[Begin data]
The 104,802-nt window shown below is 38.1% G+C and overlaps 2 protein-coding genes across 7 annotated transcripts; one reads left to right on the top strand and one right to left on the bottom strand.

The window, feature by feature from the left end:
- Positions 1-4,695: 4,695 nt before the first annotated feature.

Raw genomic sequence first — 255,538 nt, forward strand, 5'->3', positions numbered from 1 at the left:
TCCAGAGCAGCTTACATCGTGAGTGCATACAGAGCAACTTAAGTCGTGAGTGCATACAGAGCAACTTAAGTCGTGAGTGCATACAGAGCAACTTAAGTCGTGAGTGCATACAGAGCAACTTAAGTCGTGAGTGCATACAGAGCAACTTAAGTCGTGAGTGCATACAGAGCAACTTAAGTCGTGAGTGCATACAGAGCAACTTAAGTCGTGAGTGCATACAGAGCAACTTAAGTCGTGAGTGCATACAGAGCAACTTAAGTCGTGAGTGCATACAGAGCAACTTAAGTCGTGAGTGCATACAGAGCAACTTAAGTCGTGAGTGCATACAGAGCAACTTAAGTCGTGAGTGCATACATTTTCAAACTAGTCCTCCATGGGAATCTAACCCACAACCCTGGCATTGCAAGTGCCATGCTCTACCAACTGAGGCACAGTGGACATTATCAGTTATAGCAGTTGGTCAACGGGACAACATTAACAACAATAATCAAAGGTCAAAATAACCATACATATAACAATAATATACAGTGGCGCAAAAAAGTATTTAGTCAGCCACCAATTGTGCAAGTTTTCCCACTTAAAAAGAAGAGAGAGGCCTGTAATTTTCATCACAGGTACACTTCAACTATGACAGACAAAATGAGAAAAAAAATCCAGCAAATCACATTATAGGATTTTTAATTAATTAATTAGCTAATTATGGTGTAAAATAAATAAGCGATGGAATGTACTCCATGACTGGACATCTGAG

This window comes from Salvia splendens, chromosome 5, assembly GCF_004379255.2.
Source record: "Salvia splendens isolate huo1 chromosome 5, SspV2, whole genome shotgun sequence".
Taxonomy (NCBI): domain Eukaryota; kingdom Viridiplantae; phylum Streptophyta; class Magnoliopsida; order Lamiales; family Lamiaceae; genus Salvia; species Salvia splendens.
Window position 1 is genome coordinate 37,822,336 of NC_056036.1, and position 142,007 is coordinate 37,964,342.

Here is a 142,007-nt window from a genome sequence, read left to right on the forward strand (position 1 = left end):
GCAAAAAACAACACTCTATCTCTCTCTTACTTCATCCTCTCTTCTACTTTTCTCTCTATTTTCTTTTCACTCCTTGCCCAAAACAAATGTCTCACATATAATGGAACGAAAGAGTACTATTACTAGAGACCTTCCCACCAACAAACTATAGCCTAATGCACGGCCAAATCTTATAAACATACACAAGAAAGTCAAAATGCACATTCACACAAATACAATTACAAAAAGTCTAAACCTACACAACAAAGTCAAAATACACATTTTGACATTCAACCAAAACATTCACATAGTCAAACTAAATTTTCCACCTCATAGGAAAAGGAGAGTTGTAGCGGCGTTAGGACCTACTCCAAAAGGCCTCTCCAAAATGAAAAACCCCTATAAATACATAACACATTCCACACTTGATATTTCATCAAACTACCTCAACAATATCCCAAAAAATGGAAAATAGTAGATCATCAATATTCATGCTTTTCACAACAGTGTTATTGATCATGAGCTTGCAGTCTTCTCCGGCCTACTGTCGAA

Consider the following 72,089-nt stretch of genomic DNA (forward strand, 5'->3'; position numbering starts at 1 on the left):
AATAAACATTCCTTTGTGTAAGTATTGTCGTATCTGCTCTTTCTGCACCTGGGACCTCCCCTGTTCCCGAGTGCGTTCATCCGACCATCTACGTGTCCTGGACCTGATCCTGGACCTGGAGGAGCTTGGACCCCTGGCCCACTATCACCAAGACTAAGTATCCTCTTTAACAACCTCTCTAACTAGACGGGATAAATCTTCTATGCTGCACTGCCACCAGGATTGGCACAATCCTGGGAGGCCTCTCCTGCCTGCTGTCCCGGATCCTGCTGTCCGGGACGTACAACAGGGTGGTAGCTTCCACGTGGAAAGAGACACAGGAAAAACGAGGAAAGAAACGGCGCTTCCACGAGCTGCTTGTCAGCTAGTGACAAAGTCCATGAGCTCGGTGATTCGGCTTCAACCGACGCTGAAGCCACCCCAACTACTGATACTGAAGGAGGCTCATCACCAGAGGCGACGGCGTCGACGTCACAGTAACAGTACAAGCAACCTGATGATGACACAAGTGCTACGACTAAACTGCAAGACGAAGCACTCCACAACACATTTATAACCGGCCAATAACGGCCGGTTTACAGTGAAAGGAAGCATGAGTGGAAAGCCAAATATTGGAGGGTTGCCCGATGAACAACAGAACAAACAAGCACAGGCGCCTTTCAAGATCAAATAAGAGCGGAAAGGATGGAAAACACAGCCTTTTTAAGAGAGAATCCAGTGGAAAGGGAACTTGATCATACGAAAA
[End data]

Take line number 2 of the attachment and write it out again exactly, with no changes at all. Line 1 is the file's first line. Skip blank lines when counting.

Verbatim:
The window, feature by feature from the left end: